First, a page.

The husband and wife team who write as Nicci French are acclaimed as “masters of psychological suspense” and their latest, The Favor, has the short chapters we expect from suspense novels. But “masters”? A major secret is pretty obvious from the prologue onward, and that drains a lot of energy from the over-long, over-crowded story.
Jude is a London doctor whose ex-boyfriend Liam re-enters her life after eleven years and asks for a favor he won’t explain. Liam wants her to take his car and drive to a rural cottage, use his credit card en route and not her own, then meet him when he arrives later by train. The favor has to be kept absolutely secret, and Liam will only tell her what’s going on when he gets there.
She says yes. And why? Because after the two of them survived a car accident as teenagers, his life turned out badly while hers was a relative success, so she feels guilty. That’s supposedly it. But it doesn’t quite add up, and if you read the prologue carefully, you’ll guess what her real reason is, something the authors reveal about two hundred pages into the book.
Liam is murdered and having said “yes” to his request gets Jude involved in a police investigation where she’s a prime suspect and the detective sounds more like a therapist than an investigator. When it’s exposed, Jude also has to explain her bizarre behavior to her fiancé, her parents, Liam’s parents, Liam’s unsavory friends and Liam’s lover in a round of cringe-worthy encounters.
She plunges more deeply into the mystery of what Liam was up to when she discovers he’s made her one of the executors of his will and she agrees because “for whatever bizarre reason, he had chosen her for this task.” Well, that’s just half the story: she has a profound reason to agree, something that would make almost anyone feel indebted and we can guess way too early.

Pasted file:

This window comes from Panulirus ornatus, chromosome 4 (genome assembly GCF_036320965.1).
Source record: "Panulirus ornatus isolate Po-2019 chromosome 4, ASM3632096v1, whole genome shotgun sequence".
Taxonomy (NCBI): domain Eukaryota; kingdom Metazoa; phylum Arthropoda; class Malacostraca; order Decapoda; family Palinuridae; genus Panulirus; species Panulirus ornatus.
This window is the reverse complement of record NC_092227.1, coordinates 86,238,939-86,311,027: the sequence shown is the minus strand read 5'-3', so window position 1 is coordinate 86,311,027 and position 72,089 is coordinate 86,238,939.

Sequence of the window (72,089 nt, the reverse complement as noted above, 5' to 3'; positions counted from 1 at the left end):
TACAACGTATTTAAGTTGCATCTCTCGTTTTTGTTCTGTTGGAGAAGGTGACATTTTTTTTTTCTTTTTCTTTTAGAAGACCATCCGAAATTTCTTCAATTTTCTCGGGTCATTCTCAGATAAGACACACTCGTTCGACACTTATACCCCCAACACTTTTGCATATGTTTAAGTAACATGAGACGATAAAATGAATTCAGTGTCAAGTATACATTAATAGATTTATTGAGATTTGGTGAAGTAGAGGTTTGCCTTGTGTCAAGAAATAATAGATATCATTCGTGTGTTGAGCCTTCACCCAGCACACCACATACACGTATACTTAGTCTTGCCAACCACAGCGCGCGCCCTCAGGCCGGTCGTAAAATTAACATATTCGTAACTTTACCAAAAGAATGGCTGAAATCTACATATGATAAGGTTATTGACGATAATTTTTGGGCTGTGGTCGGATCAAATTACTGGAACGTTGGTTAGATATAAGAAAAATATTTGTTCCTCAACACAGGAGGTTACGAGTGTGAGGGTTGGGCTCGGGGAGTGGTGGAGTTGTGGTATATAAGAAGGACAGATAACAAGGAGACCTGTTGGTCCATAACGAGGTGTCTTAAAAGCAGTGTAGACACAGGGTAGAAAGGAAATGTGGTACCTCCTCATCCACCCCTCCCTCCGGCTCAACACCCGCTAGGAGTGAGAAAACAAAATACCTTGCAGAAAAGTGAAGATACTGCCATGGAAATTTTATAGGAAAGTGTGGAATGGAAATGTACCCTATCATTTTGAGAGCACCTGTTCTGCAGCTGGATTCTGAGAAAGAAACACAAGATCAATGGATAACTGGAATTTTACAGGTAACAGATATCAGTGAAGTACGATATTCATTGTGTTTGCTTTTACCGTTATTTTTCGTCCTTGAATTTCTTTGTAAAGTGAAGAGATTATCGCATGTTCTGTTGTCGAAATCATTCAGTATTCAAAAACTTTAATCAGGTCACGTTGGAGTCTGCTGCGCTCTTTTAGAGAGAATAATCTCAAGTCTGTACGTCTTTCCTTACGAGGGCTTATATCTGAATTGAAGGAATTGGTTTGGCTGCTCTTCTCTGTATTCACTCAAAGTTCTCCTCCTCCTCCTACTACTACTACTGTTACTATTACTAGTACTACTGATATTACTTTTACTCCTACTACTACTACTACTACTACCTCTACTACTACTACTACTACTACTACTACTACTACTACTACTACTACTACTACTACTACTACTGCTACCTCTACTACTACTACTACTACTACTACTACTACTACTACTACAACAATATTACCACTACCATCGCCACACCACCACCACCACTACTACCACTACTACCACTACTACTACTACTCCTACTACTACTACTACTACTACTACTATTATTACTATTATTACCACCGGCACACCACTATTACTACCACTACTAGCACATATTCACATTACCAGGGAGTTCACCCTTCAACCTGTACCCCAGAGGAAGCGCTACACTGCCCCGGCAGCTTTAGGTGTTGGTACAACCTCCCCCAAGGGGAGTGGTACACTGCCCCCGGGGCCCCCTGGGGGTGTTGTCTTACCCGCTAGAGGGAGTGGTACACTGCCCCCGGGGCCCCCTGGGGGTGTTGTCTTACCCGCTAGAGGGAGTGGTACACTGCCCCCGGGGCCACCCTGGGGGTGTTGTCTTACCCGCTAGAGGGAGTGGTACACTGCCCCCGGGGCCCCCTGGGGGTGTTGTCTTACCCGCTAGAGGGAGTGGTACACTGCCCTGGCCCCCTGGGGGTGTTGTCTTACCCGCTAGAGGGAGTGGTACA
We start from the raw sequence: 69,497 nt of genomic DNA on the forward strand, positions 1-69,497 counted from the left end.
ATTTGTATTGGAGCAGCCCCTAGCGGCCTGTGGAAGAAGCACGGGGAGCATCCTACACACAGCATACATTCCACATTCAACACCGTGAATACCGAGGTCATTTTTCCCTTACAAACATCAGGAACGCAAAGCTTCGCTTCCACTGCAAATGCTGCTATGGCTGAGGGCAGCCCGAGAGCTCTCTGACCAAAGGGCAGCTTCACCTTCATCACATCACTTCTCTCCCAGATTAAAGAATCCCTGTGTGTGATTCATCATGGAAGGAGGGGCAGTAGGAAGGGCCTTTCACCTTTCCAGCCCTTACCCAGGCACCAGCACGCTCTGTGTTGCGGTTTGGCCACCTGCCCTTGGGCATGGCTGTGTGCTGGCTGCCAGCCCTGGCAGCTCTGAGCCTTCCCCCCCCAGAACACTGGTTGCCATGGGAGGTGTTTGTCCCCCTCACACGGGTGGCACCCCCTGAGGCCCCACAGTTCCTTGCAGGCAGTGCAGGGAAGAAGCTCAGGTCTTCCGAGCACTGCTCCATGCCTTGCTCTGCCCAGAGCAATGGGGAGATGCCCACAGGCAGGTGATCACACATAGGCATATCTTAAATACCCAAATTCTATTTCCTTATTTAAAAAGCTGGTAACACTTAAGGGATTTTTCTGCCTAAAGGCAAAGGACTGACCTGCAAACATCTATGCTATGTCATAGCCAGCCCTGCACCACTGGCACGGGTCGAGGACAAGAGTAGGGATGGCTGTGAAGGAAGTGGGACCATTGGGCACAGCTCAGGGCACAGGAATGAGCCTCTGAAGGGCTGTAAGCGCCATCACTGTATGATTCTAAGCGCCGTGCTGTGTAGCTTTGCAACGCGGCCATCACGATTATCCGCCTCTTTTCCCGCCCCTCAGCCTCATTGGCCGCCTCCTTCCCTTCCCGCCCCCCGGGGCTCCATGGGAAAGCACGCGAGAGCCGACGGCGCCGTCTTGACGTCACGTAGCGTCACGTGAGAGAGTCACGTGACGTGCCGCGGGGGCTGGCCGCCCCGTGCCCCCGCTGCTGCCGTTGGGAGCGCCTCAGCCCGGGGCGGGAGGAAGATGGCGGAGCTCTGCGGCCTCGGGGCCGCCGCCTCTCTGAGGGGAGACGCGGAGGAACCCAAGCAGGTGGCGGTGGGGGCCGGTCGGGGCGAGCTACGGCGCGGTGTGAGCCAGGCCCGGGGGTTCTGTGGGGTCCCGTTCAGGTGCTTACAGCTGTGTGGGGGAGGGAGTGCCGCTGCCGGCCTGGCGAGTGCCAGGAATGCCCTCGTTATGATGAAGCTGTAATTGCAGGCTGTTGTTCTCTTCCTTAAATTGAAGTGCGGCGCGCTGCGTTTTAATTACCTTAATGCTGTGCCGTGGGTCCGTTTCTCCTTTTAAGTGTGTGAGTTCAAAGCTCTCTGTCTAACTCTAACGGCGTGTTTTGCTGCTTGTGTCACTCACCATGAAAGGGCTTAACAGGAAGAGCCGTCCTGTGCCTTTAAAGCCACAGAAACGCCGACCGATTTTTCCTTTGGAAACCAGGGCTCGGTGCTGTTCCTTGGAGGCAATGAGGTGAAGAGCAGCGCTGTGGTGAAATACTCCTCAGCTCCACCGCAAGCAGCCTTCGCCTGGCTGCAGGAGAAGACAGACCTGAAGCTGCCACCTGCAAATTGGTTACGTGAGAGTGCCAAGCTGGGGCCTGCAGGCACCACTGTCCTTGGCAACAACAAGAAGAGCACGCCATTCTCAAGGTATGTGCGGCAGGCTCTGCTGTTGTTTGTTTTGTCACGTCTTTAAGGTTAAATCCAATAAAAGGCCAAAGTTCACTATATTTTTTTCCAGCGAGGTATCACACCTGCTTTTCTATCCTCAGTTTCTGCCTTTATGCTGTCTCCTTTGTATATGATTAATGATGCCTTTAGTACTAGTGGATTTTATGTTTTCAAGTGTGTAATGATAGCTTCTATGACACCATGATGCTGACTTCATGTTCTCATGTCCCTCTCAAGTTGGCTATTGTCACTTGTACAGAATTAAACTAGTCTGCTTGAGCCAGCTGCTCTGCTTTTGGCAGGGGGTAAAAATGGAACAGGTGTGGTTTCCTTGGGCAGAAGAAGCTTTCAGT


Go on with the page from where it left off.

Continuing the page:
Liam’s financial affairs were a total mess and people keep telling her to back off, but she doesn’t. She feels so helpless and trapped, though, that it’s hard to believe she could help anyone as a doctor. Jude is the kind of heroine who viewers would yell at when she’s on a TV or movie screen: “Don’t do it!” Though she’s supposed to be a competent doctor, she seems clueless and lacks agency, and the authors at times seem to be indulging in what crime fiction fans call “femjep.”
Jude lets herself be repeatedly insulted and these interactions are annoying–more seriously, she doesn’t seem much interested in who might have killed Liam until after p. 300.
Despite its flaws and extraneous detail, the book has some good lines in it. Like this one when she heads home after a long shift at her hospital and feels a migraine coming on: “Jude held her migraine at bay all the way home, pushing her bike for the last mile as if a moment of clumsiness might tip the pain over like a scalding liquid.”
Migraine sufferers might of course wonder why she chose to ride her bike instead of taking an Uber….
Lev Raphael is the former crime fiction reviewer for The Detroit Free Press and has also reviewed for The Washington Post and a handful of public radio stations. He’s the author of ten Nick Hoffman mysteries.